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Distance Off and Quick EP’s – Answers

Chris Riley by Chris Riley Updated on August 16, 2019. In navigation

You are cruising south east off Sachuest and your binnacle compass reads a course of 282º. Your boat speed is 5 kts. On this heading you have a deviation of 3ºE. You note on the chart the rocks about .8 nm south of Sachuest and want to make sure you don’t hit them. You quickly spot the silo on Sachuest and hold up your right arm and finger, closing your right eye. You line up your finger on the silo and switch eyes. Your finger winds up right on the southern most tip of the Sachuest peninsula (almost forming a range between your finger and the radio towers on the western shore of Newport). Next, you take a bearing over the ship’s compass of 303º to the silo.
What is the approximate distance your finger moved?

0.2 nm

Based on that distance, what is your approximate distance off to the silo.

2 nm

What is your estimated position?

41º 27.8’N 71º 12.3’W

Using the same scenario, you decide to test the “hand” method using the silo and the buoy G “1” BELL. Your hand is 4″ wide and about 6.66 inches from your face to cover both the buoy and the silo. Your compass bearing to the silo is again 303º, your deviation is the same and of course your variation is listed on the chart.
What is your distance off to the silo?

2 nm

Do these two estimations match (Both finger and hand)?

Yes

If you continue on this heading, assuming there is no current or leeway, will you miss the rocks?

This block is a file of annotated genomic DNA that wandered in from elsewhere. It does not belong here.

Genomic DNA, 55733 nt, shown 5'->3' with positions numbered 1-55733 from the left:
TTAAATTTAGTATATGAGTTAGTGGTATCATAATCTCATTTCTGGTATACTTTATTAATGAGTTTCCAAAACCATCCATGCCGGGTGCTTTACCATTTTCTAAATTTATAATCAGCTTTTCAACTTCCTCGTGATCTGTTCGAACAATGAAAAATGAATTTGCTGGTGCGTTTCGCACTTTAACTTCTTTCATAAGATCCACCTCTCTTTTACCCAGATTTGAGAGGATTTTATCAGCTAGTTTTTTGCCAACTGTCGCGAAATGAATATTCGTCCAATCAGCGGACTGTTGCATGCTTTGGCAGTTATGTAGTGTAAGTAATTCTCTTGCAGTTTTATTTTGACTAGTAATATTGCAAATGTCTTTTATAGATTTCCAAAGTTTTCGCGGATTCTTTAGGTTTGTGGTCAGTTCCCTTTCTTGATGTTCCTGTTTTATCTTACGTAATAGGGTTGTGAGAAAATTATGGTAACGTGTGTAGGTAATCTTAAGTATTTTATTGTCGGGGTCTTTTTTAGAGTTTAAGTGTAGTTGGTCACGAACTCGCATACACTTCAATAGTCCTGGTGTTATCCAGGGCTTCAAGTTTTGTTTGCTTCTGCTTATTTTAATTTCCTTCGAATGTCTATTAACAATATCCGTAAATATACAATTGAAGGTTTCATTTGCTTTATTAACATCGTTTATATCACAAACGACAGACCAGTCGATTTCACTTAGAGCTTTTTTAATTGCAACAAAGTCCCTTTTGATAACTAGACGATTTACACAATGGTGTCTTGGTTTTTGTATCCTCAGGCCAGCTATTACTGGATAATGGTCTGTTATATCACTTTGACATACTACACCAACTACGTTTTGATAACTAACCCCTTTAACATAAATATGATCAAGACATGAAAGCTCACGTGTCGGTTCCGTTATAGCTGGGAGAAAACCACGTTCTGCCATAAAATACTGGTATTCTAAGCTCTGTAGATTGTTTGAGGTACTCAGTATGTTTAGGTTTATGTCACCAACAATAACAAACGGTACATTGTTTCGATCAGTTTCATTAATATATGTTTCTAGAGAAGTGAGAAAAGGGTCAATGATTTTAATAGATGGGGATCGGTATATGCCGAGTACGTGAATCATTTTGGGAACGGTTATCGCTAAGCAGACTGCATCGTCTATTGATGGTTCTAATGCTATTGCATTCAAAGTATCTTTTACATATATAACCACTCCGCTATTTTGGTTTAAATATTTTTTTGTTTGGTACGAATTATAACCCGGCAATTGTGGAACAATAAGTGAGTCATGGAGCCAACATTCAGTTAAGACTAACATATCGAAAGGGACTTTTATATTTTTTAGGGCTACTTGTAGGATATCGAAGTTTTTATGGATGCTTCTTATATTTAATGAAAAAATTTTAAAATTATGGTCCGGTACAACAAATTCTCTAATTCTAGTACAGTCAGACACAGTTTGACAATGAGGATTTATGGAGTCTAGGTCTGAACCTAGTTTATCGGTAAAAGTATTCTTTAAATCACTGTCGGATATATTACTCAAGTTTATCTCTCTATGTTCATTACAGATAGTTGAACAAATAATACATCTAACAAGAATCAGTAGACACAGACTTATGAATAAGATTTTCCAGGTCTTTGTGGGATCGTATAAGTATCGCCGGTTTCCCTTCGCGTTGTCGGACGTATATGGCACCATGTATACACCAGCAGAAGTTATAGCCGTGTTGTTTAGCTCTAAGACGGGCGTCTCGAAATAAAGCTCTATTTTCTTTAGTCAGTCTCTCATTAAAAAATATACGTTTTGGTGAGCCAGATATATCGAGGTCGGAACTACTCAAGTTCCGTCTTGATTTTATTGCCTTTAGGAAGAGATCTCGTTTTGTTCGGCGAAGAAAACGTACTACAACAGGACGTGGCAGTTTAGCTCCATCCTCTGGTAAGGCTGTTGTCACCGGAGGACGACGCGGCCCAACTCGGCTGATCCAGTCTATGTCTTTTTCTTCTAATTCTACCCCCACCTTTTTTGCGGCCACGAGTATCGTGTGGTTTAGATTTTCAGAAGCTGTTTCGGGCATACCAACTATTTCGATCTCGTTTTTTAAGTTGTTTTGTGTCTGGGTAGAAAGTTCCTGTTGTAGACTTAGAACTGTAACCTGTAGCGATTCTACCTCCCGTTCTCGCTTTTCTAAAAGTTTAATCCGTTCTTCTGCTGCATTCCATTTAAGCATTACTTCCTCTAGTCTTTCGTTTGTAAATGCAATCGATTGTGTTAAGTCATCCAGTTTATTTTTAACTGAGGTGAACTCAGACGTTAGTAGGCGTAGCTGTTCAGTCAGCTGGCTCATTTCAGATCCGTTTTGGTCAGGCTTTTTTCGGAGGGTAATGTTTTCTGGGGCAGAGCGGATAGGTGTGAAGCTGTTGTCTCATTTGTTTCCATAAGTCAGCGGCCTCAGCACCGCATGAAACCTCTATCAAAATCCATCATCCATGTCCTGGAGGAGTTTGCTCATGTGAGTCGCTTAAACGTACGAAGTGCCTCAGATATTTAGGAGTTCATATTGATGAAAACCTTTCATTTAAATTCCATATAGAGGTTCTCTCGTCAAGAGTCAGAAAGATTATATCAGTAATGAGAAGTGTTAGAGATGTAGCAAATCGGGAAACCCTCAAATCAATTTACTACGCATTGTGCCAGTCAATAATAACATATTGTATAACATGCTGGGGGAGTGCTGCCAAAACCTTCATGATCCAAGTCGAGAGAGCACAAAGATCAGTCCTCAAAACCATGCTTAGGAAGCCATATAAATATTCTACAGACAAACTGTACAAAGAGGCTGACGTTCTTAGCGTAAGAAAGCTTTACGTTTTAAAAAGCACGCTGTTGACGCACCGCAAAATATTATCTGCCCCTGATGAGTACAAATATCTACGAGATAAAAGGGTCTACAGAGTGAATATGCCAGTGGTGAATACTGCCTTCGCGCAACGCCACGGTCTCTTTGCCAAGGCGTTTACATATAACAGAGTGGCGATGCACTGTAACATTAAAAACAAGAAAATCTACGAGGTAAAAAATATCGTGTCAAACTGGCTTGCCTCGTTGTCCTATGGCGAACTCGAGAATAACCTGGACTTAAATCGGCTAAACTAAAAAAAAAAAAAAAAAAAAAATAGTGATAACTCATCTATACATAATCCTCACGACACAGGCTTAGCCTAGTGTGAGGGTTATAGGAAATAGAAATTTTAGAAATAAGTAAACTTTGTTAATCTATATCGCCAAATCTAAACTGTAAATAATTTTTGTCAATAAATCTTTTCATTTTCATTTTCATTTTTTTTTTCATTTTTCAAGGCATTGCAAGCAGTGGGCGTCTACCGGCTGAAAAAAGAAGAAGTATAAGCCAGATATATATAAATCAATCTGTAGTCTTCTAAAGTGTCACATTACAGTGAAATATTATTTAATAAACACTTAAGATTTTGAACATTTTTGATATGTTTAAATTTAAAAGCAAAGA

Yes

Step by Step Explanation

  1. Measure the distance from the silo to the southern most tip of the penunsila. As a hint, if your finger is on the southern most tip and your finger forms a range with the radio towers on the Newport coast, then the tip is on that range as well. You can plot that LOP between the towers and the tip of the penuninsila. Measure the distance with your dividers between the silo and the tip of the penunsila (in range with the towers) and you get .2 nm.
  2. Multiply that distance by ten. (.2 nm x 10 = 2 nm)
  3.  Determining your position you should come up with 41º 27.8’N 71º 12.3’W or within .2 nm.
  4.  Calculate this by multiplying the distance on the chart from the silo to the G “1” BELL buoy (1.2nm) and the distance between you hand and eye (6.66 inches) and then dividing the product by the width of your hand (4 inches). ( [1.2 nm x 6.66 in = 7.992] / 4 in = 1.998 nm rounded to 2 nm) NOTE: The inches are irrelevent in this equasion, you’re looking for ratios in nautical (or statute depending on where you are) miles.
  5.  Yes – they are both 2 nm.
  6.  Yes, if you continue at 282º PSC (270ºT) you’ll pass between the rocks and the tip of the penninsulia at about .2nm (.1 nm if you’re working off the cross rather than the green squigley) north (Whew! That was close!).

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